And then he went missing in action for about two and a half weeks of shows, that I guess he wasn’t booked on. And then we did one more show at the end of the summer, and I asked him, “Ritchie, I haven’t seen you. What have you been doing?” He said, “Well, because of ‘Come On, Let’s Go’, my manager” – who also owned the record label – “decided that we should make an album. So I started making the album.” I said, “What did you record?” This is really cool. “Well, I recorded cover songs, I wrote a song about my girlfriend” – “Donna”, which was a big hit, “and we also recording the Mexican wedding song.” Now, he never told me the name of the Mexican wedding song, but it was “La Bamba”. So, that’s the last conversation I ever had with him.
That’s kind of how I started out. I was going to school, simultaneously trying to get into the music business, and one thing led to another and I wound up… you know, it doesn’t feel like all these years, honestly. I’m kind of a healthy guy. I went surfing this morning. It’s about four feet from my house.
BJ: I went to his house with Harriet, my wife, and I walked in and I thought, “Oh my God, these guys are probably going to be just out of their minds.” I walked in, he’s there with his wife in Beverly Hills, and his young kids. He looked like Cary Grant coming off the tennis court. You know, [in British accent], “Hello, how are you?” I thought, “Geez… What about Dark Side of the Moon?” Anyway, so he just wanted voices.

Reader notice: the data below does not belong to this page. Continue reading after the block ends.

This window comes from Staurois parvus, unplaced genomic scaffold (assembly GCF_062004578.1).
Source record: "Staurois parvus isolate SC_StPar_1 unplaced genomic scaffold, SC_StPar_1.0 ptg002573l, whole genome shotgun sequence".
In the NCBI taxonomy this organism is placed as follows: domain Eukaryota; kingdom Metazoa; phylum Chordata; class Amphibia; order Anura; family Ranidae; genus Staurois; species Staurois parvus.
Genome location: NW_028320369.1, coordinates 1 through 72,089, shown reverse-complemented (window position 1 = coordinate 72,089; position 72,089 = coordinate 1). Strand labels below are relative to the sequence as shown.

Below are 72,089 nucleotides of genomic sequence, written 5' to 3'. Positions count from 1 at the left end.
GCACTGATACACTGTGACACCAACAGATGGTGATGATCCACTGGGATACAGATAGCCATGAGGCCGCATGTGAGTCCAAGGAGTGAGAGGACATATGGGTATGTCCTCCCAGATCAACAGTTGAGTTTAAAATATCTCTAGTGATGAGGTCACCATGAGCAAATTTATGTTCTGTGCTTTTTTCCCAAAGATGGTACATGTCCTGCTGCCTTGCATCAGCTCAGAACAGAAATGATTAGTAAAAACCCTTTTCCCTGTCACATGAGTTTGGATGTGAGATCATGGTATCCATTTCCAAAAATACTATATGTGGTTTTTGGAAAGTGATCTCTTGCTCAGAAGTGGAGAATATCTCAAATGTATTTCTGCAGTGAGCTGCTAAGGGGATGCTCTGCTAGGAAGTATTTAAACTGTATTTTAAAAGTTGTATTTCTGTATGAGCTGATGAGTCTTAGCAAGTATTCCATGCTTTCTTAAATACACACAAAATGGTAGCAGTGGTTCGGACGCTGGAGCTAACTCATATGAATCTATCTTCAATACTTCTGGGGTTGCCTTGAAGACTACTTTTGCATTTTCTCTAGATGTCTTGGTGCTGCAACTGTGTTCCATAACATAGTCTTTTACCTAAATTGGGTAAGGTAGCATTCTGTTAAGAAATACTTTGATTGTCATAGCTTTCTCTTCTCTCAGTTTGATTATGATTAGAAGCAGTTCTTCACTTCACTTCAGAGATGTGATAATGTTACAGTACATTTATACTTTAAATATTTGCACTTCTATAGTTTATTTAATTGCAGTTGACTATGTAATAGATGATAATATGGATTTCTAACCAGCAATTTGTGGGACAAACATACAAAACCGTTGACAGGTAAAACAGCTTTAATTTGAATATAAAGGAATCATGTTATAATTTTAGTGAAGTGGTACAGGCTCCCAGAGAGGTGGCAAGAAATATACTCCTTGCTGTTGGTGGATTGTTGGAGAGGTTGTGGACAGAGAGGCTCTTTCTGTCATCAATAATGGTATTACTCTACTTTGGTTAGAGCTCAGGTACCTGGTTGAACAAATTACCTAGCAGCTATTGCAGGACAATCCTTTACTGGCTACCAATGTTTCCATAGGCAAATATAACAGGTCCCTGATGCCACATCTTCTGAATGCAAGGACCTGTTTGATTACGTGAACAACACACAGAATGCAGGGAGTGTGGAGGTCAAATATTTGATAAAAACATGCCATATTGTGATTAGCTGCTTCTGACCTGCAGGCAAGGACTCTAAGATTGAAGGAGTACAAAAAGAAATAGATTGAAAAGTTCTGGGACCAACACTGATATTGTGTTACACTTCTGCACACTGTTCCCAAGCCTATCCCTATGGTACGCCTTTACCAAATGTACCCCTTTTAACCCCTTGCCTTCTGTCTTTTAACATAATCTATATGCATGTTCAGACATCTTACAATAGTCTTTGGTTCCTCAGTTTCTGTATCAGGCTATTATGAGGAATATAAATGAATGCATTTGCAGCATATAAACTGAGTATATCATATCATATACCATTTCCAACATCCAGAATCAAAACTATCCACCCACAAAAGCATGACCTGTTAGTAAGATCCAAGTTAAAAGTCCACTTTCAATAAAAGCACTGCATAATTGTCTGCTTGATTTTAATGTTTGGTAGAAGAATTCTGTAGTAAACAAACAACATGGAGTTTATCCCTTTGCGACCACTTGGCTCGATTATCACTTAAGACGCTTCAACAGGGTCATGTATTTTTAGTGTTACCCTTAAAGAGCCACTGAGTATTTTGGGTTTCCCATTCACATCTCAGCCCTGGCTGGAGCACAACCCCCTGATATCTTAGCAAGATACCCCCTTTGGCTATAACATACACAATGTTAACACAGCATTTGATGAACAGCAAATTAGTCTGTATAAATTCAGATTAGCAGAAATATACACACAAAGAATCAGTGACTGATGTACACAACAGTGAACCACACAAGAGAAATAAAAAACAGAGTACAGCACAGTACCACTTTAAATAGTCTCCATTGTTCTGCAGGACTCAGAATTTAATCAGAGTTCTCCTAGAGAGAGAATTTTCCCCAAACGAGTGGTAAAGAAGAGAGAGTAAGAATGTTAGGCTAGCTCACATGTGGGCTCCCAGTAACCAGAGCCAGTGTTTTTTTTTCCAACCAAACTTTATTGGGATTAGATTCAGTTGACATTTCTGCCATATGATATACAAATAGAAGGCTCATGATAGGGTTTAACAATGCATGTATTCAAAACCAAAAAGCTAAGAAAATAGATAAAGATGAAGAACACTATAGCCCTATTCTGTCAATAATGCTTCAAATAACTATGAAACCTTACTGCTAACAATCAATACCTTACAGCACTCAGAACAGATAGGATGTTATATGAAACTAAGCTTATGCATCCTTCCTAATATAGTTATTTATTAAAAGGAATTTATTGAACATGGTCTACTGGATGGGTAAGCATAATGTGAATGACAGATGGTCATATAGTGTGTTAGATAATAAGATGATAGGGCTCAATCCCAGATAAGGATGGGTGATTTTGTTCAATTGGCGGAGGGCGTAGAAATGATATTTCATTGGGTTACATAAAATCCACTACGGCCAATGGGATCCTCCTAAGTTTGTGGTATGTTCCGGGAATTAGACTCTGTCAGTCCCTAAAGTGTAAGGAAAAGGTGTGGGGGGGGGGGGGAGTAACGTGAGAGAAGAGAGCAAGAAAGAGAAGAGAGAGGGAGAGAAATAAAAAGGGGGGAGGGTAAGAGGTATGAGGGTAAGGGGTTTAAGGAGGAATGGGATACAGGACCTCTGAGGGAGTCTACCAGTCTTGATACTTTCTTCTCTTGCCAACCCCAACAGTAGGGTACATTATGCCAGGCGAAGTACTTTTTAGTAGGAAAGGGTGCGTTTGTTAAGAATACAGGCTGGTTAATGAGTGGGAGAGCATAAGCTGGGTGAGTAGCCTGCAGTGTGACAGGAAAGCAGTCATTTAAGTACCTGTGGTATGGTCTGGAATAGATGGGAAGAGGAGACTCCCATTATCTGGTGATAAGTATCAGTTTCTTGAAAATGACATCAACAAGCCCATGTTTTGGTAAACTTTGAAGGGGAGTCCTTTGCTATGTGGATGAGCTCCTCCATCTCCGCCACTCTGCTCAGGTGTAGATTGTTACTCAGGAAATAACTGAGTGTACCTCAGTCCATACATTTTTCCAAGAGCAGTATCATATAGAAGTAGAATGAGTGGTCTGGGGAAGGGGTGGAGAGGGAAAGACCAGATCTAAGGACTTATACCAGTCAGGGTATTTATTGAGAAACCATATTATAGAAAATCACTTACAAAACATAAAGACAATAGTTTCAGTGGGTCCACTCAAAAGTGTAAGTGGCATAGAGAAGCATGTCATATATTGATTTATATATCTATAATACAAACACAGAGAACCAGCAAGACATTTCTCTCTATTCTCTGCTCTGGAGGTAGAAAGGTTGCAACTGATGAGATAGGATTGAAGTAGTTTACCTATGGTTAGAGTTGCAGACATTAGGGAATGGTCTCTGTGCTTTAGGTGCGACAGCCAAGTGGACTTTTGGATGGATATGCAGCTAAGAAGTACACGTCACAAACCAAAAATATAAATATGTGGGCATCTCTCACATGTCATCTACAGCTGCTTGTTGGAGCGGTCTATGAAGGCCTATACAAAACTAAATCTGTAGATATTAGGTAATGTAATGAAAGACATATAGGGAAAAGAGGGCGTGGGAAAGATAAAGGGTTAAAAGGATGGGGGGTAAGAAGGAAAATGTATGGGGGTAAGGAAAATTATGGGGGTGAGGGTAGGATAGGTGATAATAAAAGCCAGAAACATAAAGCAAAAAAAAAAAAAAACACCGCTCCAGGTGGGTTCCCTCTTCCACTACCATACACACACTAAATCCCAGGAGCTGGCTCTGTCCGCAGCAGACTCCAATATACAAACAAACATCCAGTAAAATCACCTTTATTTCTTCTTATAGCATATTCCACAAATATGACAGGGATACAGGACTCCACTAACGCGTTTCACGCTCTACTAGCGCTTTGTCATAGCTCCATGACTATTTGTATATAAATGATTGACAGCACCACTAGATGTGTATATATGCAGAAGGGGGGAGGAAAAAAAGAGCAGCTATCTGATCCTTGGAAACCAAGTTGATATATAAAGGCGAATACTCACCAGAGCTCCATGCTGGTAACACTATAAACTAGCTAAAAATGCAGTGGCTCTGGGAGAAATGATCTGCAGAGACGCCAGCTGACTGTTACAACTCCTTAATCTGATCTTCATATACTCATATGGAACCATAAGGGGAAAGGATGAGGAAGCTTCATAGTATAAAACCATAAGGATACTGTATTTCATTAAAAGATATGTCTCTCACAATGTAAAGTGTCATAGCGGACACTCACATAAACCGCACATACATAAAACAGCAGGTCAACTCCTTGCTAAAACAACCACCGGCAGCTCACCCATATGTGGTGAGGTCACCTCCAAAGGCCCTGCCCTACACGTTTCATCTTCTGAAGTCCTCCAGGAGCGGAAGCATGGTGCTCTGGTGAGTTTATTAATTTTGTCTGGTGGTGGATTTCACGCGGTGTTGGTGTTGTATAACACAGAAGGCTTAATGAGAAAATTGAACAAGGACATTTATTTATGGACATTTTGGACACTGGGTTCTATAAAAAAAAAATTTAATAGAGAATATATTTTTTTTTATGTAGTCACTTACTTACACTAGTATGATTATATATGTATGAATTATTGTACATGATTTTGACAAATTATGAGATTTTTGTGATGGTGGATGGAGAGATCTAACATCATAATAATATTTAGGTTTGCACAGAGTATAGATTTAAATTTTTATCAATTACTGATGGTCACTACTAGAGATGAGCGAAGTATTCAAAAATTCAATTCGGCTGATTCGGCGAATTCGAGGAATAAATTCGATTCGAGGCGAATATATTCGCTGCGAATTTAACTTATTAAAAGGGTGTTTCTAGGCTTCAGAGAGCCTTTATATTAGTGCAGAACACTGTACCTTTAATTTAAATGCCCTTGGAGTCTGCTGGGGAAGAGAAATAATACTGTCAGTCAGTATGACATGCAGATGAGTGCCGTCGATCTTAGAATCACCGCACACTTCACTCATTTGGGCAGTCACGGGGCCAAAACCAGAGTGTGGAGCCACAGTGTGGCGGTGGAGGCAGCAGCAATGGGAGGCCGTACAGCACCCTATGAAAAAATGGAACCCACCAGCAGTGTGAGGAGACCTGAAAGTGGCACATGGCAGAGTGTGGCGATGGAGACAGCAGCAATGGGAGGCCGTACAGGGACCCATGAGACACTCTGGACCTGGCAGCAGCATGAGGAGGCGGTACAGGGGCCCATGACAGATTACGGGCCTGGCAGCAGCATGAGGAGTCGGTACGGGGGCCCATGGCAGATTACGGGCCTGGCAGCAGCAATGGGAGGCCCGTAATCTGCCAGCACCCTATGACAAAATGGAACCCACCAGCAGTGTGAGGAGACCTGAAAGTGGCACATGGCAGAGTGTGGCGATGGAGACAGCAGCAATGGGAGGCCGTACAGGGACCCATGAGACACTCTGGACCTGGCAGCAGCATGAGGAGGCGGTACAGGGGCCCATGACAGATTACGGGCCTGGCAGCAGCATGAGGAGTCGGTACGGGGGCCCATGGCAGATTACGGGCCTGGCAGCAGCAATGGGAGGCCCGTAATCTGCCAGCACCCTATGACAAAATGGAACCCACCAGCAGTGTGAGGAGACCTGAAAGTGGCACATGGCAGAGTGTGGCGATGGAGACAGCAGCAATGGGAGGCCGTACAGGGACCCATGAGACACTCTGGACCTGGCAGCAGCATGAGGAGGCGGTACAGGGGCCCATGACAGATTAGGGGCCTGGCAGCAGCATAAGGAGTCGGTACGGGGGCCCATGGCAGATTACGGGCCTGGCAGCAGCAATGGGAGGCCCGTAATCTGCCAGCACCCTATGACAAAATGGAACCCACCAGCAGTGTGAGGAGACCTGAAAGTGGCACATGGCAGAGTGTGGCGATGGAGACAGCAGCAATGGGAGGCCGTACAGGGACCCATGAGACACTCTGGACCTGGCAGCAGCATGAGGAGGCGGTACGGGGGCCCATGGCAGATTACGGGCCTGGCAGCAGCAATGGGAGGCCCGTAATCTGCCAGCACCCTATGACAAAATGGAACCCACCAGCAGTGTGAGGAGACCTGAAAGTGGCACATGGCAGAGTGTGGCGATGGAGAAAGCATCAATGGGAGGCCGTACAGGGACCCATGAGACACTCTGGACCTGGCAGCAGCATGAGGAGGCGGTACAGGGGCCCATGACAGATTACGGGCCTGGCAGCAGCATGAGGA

What you should know that’s really cool, I went over there on behalf of having The Beach Boys sing on the album, and writing parts for us. This was demos he made of his solo album, and he turned it into a Pink Floyd album. So we set it all up to record, we got the tracks made, I did the arrangements, and they were going to fly down and meet us in Dallas at a really state-of-the-art studio – a great studio there – the next day after a concert we had. But they got so far behind on their album they couldn’t leave Los Angeles, and so I just figured, “OK, I guess that’s it.” [JM: According to this site, The Beach Boys were scheduled to do the session for The Wall on October 2, 1979 at Sundance Productions in Dallas, Texas.]
So about two weeks later I got a call from Roger, and he said, “I still want to do voices. Can you get me some voices?” I said, “Well, I can’t get the band because they’re doing this.” I used this one girl, Toni Tennille, I don’t know know if you know who she is?
JM: Yeah – Captain & Tennille.
BJ: Right. I used her. I had used her on Elton John’s recording of “Don’t Let the Sun Go Down on Me”, which was Number 1. So I called her in and a couple of other people, and that’s kind of how it started. It was really cool.
BJ: Can you believe the yin and the yang of having an interview where a guy’s worked on several tracks of a Pink Floyd album, and now we’re talking about “I Write the Songs”?
You know what an epiphany is? I had an epiphany about where music came from, in my head. I always write the chorus first. So I started humming it. I was on the San Diego Freeway, and I thought, “I’d better go home.” So I got off and circled back over Mulholland and back down going the other way to Brentwood, on the San Diego Freeway. It just kind of spilled out, really fast.